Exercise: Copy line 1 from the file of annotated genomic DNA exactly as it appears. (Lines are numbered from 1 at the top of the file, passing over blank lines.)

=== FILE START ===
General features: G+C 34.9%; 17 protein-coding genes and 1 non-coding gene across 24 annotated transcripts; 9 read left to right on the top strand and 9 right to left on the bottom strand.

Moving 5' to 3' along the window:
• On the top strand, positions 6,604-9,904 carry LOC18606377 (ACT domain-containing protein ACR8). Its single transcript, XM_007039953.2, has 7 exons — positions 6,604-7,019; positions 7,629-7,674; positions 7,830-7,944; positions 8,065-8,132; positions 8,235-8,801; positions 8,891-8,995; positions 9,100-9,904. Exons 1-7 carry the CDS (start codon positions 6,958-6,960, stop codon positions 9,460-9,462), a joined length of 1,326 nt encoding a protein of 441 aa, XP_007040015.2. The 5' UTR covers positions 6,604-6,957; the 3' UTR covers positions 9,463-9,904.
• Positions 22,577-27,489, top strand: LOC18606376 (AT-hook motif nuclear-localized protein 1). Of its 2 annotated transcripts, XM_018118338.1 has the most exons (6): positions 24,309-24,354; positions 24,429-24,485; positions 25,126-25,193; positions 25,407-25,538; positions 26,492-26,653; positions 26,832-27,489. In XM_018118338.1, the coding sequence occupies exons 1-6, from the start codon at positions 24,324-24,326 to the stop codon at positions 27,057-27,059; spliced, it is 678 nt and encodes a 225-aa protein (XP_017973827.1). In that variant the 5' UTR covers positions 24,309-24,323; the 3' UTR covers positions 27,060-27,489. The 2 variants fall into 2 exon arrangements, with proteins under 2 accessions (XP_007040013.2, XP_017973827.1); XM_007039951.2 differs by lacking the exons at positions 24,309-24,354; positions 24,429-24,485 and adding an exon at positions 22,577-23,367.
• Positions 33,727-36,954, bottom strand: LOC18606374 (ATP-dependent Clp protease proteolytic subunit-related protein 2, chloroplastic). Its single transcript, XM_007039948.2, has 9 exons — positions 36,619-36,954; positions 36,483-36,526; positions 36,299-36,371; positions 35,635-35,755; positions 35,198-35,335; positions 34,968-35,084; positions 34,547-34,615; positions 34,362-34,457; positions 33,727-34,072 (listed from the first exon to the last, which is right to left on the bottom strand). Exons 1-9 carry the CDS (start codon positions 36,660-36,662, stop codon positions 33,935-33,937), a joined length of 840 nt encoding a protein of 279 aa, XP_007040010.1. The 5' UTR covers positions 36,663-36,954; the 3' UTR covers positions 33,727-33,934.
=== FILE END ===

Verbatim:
General features: G+C 34.9%; 17 protein-coding genes and 1 non-coding gene across 24 annotated transcripts; 9 read left to right on the top strand and 9 right to left on the bottom strand.